Last week we were alerted to awesome photos of a Whole Foods Market in Chicago, IL that features our trusses in the bar area and reclaimed wood from our sister company, Pioneer Millworks, throughout. It’s funny how often “finished shots” of a project don’t arrive until a year or two (or more!) after its completion. This project was no exception having opened in early 2017. I struck out to learn more about it, connecting with Mark Scherrer, Senior Associate at BRR Architecture and lead architect for this particular Whole Foods, known to us as “Lakeview”. Mark recalled the store with ease and answered questions before I even asked:
If you’re not familiar with Whole Foods, they’re an award-winning national grocer with solid ethos and product focus on natural and organic foods. The stores are an experience, each one unique–any chance we have to visit one, we take it!
Each Whole Foods Market is one-of-a-kind, very purposefully designed. Mark explained that for Lakeview: “We knew we wanted the store experience to end with a big design feature. There’s a sense of ‘arrival’ to the Red Star Bar that you feel when looking out from the grand lobby, and customers are encouraged to make this part of their overall shopping experience.”
For this week’s post, you can find our beetle settled on a high slope overlooking the west side of Cayuga Lake. This lake home project represents one of the handful of projects that New Energy Works serves as the general contractors for. (New Energy Works takes on a few local general contracting projects per year near their Farmington, NY headquarters.) The interior frame is comprised of kiln-dried Douglas Fir, while the exterior presents fresh sawn Douglas Fir with kiln-dried curves. Two distinct bowstring trusses with steel chords are featured above the kitchen to support the second floor above.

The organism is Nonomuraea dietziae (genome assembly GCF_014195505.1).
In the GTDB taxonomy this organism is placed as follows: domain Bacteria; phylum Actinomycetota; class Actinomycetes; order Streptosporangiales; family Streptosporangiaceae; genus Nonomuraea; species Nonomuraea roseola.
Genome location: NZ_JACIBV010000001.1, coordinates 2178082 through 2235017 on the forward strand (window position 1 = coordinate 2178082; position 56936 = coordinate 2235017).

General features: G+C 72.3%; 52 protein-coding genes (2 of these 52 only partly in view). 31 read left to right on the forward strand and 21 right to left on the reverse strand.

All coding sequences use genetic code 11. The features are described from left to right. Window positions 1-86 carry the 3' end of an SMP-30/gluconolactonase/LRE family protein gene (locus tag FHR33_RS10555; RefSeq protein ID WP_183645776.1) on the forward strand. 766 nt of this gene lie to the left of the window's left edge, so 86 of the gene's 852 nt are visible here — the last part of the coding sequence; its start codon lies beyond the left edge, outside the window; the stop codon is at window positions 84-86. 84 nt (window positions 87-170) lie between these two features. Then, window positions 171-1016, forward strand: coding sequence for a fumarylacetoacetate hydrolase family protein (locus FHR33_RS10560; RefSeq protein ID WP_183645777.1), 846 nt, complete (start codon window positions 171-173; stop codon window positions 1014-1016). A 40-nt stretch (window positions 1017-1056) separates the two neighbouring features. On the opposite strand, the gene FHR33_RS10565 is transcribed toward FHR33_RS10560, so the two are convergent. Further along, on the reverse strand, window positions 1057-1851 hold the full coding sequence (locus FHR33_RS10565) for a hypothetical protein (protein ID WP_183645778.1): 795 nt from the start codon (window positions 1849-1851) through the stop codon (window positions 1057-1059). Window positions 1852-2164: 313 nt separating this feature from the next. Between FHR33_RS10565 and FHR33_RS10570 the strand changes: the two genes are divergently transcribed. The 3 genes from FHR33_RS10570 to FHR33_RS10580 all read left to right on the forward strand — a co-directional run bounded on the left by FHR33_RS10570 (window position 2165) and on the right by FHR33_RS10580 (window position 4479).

And what a great raising day it was! We couldn’t say it much better than the homeowners:
“We’ll never forget the joy and excitement we felt sharing the experience with our whole family – we had all grandparents and children. This project is a family home, a place where we hope to spend lots of quality time. This was the first time we could really see the house taking physical shape…all the 3D drawings in the world, wood samples and inspiration photos didn’t hold a candle to walking through the unfinished lower level, experiencing the proportions, walking down to the lake and imagining our kids playing in the (freezing) water. We were proud to be there and know that this was our project – that our family is building this for our future and to see our hard work and NEW’s being brought together in such an amazing fashion!”
Our beetle assisted in raising a barn that will serve as a car workshop, steel workshop, storage, and an office in Palmetto Bluff, SC. Large 12 x 12 timbers throughout the structure will ensure the stability of the 100’ x 65’ building. The barn has a fresh sawn Douglas fir interior, a Western Red Cedar exterior, and a rough sawn texture with dark brown finish.
This is the season of The Porch. I don’t think I’ve met a person that doesn’t enjoy relaxing on the porch. Porches are a bridge between inside and outside. They’re also a great way to add space to your home without a huge investment. Check out how much they can change the look of a home:
Before and after. This cottage home’s lakeside facade is totally different thanks to quad post porches connected by a huge deck.
More good news: crafting a porch with timbers increases longevity of the structure. (They also give the space unmatched aesthetics.) Timber is versatile and can work with large decks and removable screens to modest cement pads as post and beam supported roof structures. Summer, Spring, Fall, and even “Winter” in some regions, these spaces act as extra rooms and get us all outside.